The UFC, along with anti-doping agency, USADA have made quite a significant, well overdue change to its anti-doping policy this afternoon.
Per a press release from the United States Anti-Doping Agency in conjunction with the Ultimate Fighting Championship, a positive test for marijuana will no longer result in an anti-doping violation, even if the amount present in the previous test limit is above the previous threshold. In a welcome modification for many athletes under the UFC’s banner, the psychoactive ingredient present in marijuana, carboxy-THC will no longer result in a flag for a test sample.
Releasing a statement ahead of the promotion’s triple-header return to ‘Fight Island’ which kicks off this weekend with UFC Fight Island 7 — USADA detailed how a positive test for marijuana will no longer result in a flag, “unless additional evidence exists that an athlete used it intentionally for performance-enhancing purposes.“
“While we want to continue to prevent athletes from competing under the influence of marijuana, we have learned that blood and/or urine levels of carboxy-THC have little-to-no scientific correlation to impairment,” UFC senior vice president of athlete health and performance Jeff Novitzky said in a statement released this afternoon. “THC is fat soluble, meaning that once ingested, it is stored in fatty tissues and organs in the body and can be released back into the blood or urine, sometimes long after ingestion.“
Novitzky detailed how when it comes to marijuana use from the promotion’s athletes, USADA and the UFC are now more concerned with usage during the day of a fight rather than usage which may have occurred days or weeks prior to competition.
“The bottom line is that in regards to marijuana, we care about what an athlete consumed the day of a fight, not days or weeks before a fight, which has often been the case in our historic positive THC cases.“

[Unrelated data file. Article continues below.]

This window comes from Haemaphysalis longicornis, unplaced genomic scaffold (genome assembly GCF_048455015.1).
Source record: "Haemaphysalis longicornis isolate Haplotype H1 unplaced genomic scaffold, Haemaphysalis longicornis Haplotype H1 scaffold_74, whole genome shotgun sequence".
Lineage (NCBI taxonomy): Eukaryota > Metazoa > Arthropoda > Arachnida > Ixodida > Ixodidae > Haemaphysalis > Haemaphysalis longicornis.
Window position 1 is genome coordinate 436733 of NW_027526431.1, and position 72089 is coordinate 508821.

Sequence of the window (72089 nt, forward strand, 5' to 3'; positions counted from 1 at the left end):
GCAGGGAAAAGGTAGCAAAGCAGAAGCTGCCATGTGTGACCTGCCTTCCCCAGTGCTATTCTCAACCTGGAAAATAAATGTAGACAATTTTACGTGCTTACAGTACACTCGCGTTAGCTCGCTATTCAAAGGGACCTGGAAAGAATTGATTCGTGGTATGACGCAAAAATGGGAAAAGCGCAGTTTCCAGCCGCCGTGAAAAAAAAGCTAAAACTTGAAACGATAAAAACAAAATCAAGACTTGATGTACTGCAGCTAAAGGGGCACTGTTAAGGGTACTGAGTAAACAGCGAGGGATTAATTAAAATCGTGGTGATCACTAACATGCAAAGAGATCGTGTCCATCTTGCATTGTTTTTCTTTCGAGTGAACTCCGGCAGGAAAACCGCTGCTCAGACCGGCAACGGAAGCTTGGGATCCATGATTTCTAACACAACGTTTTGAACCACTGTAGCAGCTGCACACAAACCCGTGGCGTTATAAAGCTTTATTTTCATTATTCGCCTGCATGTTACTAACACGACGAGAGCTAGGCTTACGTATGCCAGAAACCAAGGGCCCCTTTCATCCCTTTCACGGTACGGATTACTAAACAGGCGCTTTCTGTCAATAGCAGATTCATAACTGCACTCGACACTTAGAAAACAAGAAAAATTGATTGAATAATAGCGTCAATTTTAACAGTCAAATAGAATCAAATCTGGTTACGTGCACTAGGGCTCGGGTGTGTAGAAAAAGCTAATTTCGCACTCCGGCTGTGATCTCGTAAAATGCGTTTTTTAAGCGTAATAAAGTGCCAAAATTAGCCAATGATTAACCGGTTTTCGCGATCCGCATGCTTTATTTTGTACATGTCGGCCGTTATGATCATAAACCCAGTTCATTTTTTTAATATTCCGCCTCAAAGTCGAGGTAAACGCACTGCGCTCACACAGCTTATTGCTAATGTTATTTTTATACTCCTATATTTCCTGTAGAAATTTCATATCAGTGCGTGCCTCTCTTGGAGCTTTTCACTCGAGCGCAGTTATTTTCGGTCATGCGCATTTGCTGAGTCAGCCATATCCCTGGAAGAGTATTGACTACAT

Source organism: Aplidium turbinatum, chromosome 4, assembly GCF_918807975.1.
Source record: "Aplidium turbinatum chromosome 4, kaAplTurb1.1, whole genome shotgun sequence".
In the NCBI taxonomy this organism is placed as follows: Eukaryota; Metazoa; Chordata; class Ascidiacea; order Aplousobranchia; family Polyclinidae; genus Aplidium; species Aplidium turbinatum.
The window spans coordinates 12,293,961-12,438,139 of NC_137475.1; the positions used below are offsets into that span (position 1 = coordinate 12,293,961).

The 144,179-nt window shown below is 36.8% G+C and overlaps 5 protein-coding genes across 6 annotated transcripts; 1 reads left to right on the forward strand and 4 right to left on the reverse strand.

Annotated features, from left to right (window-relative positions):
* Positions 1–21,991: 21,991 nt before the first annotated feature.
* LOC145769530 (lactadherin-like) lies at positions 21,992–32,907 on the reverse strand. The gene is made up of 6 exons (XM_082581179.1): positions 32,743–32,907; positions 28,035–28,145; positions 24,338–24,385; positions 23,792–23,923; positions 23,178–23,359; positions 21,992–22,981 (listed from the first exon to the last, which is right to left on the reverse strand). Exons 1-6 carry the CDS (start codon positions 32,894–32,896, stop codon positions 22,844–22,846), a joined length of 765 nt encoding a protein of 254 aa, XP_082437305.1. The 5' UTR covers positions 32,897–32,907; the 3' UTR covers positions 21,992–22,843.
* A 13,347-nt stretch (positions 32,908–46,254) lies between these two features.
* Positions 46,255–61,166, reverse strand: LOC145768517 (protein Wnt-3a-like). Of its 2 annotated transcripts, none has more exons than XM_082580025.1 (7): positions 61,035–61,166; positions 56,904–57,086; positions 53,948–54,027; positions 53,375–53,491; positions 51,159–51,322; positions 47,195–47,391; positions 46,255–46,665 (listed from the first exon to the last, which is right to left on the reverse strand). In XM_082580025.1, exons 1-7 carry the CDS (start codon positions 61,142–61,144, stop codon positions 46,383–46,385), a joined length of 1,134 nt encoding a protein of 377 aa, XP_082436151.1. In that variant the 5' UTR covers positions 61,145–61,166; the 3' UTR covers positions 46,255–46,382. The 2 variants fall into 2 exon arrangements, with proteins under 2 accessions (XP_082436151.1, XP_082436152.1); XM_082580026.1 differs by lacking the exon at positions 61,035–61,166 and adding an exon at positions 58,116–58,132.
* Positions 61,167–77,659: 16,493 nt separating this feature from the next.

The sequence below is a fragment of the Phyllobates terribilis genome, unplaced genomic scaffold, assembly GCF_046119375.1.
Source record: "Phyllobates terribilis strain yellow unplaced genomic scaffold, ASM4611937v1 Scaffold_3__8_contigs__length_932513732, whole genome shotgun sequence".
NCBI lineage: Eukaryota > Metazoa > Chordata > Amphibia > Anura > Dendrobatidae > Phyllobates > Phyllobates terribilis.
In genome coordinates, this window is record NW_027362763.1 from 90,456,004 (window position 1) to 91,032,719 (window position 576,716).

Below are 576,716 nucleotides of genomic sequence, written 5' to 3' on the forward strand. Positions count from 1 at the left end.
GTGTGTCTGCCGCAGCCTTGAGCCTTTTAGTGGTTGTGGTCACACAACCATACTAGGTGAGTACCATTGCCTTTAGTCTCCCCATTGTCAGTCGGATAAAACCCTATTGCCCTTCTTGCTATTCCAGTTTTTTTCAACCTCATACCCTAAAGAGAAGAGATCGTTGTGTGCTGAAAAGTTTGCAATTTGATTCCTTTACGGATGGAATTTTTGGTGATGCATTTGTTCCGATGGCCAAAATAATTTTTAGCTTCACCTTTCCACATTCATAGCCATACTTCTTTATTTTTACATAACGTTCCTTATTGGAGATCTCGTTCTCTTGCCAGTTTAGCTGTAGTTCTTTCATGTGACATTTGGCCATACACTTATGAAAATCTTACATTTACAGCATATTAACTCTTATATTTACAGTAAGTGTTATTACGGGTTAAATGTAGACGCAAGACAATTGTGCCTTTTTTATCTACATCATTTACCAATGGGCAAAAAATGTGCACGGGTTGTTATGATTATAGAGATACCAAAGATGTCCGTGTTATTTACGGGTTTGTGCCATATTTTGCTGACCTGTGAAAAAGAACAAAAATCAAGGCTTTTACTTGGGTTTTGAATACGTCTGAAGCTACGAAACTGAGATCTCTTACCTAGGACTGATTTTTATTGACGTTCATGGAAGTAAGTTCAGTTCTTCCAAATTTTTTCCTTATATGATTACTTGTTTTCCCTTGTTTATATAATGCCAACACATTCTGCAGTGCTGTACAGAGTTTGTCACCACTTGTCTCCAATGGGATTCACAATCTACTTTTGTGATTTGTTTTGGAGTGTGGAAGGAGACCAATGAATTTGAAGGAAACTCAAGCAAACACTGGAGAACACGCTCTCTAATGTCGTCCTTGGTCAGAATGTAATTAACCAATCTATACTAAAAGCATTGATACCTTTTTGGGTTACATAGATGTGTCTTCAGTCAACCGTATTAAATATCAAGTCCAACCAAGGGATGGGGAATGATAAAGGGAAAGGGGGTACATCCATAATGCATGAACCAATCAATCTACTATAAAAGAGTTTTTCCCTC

Novitzky continued and noted how after discussions with athletes, the main use of marijuana came with combatants who were experiencing anxiety, sleeping issues, as well as pain and discomfort.
“Based on my informal discussion with athletes, there’s a significant number of percentage of athletes that choose to use marijuana, many for legitimate reasons outside of recreational,” Novitzky said. “Many use it for pain control, anti-anxiety, to sleep, in lieu of more dangerous, more addictive drugs, so hopefully this being the first step in opening that up so that an athlete on Wednesday night of fight week instead of going to a Vicodin because their knee hurts and they can’t sleep can use a little bit of cannabis and get to sleep and have that pain control. It has no effect whatsoever on a competition on Saturday night, so it’s the right move, and I’m really excited about this revision and the specific policy change.“
Finally, Novitzky detailed how the anti-doping agency is currently in discussion with numerous athletic commission in the hope to make the revision to the anti-doping policy a uniform revision across the board.
“I would caution everybody to temper their enthusiasm about this because we still have the commission factor here, but we are actively working on that,” Novitzky told MMA Junkie. “We are educating, informing, lobbying them, and I hope not too far in the near future that we can get uniformity across all the rules as it relates to marijuana because I think it would certainly be a benefit to athletes.“